The larvae of Chironomus popularly known as bloodworms due to the presence of high content of hemoglobin in the hemolymph have been documented to survive in aquatic habitats with low oxygen content. Field studies on these larvae have been carried out in several instances with emphasis on the effluents that are introduced into these naturally occurring water bodies. However, in order to establish specific effects of changes in the levels of dissolved oxygen in the aquatic surrounding in which these larvae survive, one needs to carry out such experiments under controlled conditions in the lab. A chamber to carry out such experiments where the DO content can be easily altered would facilitate such studies. The efficacy of the hypoxia-inducing chamber designed and fabricated was evaluated and the effectiveness of the chamber in acquiring and maintaining low DO content in an aqueous body was demonstrated. The effect of hypoxia on a tropical midge species Chironomus ramosus showed that the larvae were tolerant to DO as low as 0.5 ppm. Exposure of the larvae to 0.5 ppm over time was studied with respect to physiological, biochemical as well as molecular parameters. There was a steady increase in the Hb content during the initial hours of treatment which was confirmed by gene expression studies at the transcriptional level of the ChHb gene. The test performance indicated that such a chamber mimics natural hypoxic aquatic habitats leading to alterations in the Hb of Chironomus larvae which reaffirm the studies on the effect of hypoxia that have been reported in the past. Hence it could be used as a reliable simulatory aid for studying such habitats using ChHb as a parameter. To conclude, the hypoxia-inducing chamber fabricated and described here is inexpensive and effective equipment for generating and maintaining hypoxia for bio monitoring studies on aquatic larvae. This method also provides a good alternative to the traditionally used cumbersome chemical and physical methods of hypoxia induction.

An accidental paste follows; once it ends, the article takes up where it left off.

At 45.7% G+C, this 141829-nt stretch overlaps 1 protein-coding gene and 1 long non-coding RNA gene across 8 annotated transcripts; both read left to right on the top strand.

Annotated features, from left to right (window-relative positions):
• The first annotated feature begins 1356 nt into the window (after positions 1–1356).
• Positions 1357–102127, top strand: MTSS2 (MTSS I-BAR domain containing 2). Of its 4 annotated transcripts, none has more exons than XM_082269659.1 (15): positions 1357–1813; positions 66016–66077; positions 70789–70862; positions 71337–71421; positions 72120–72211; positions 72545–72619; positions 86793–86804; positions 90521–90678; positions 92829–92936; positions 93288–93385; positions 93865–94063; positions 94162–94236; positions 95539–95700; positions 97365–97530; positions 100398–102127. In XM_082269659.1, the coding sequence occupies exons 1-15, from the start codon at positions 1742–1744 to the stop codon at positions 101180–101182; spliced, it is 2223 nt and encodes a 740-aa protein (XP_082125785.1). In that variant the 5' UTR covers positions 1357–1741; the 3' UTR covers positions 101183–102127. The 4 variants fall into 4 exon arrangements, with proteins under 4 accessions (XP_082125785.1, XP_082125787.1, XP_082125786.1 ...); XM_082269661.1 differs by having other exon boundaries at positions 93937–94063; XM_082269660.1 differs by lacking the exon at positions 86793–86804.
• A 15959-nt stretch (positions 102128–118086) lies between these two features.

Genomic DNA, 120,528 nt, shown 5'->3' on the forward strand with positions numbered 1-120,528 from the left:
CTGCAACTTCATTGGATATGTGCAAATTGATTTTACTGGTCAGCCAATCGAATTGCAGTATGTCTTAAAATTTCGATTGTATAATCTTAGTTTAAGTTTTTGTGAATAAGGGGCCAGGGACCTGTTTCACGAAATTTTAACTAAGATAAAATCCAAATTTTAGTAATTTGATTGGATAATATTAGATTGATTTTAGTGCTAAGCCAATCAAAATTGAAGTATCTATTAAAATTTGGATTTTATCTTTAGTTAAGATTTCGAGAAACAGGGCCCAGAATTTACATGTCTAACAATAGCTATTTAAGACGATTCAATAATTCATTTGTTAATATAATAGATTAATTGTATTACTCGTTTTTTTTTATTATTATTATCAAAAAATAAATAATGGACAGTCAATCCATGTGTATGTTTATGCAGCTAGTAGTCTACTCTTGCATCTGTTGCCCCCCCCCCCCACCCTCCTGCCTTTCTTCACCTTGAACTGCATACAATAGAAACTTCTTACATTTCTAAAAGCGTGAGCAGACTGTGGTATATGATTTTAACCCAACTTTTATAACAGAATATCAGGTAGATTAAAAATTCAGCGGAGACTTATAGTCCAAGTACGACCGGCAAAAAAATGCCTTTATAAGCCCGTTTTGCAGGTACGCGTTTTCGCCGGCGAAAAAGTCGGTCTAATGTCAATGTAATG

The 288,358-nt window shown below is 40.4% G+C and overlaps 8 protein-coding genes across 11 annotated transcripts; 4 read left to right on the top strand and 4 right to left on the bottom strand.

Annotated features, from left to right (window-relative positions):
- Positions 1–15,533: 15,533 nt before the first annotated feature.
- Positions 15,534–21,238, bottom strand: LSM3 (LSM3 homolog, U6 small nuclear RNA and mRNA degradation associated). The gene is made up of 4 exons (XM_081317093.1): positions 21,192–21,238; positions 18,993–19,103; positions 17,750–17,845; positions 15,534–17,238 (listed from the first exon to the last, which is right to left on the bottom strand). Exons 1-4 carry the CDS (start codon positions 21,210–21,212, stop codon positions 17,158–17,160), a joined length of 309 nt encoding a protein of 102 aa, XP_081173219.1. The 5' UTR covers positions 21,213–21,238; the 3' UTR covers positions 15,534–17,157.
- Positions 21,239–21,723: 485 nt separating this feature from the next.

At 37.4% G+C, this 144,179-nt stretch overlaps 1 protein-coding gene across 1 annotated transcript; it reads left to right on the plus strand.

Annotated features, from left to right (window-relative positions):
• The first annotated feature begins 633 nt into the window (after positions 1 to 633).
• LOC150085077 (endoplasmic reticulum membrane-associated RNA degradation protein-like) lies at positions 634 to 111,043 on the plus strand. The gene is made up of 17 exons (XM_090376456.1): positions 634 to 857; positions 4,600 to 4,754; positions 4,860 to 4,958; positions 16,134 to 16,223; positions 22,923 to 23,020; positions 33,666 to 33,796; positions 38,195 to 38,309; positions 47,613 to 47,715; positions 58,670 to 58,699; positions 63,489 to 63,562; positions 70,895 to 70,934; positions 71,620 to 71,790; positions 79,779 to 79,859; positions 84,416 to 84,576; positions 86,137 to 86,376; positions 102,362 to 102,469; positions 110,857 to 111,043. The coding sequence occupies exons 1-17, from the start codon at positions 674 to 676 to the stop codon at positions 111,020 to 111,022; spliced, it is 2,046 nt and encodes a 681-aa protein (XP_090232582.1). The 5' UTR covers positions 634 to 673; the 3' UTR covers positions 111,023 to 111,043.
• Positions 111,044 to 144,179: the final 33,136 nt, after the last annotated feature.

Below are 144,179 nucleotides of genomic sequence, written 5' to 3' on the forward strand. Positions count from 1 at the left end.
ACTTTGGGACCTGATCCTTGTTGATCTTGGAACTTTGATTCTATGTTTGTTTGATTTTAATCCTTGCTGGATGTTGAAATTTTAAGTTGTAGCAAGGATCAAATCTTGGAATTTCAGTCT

The authors are thankful to the Biology Olympiad Lab of Homi Bhabha Centre for Science Education, TIFR, Mumbai and the Department of Zoology, S. P. Pune University for logistic and infrastructural support (DRDP, DST-PURSE and UGC-CAS-III) as well as contingency and travel support from SPPU-BCUD grant (2016-18). The authors are also thankful to the workshop staff of HBCSE for help in fabricating the apparatus. We also thank Dr. Jacinta D’souza of UM-DAE CBS, Mumbai for logistic help in carrying out the RT qPCR experiments.

Conflict of Interests

The authors declare that the work reported here has no conflict of interest of any kind.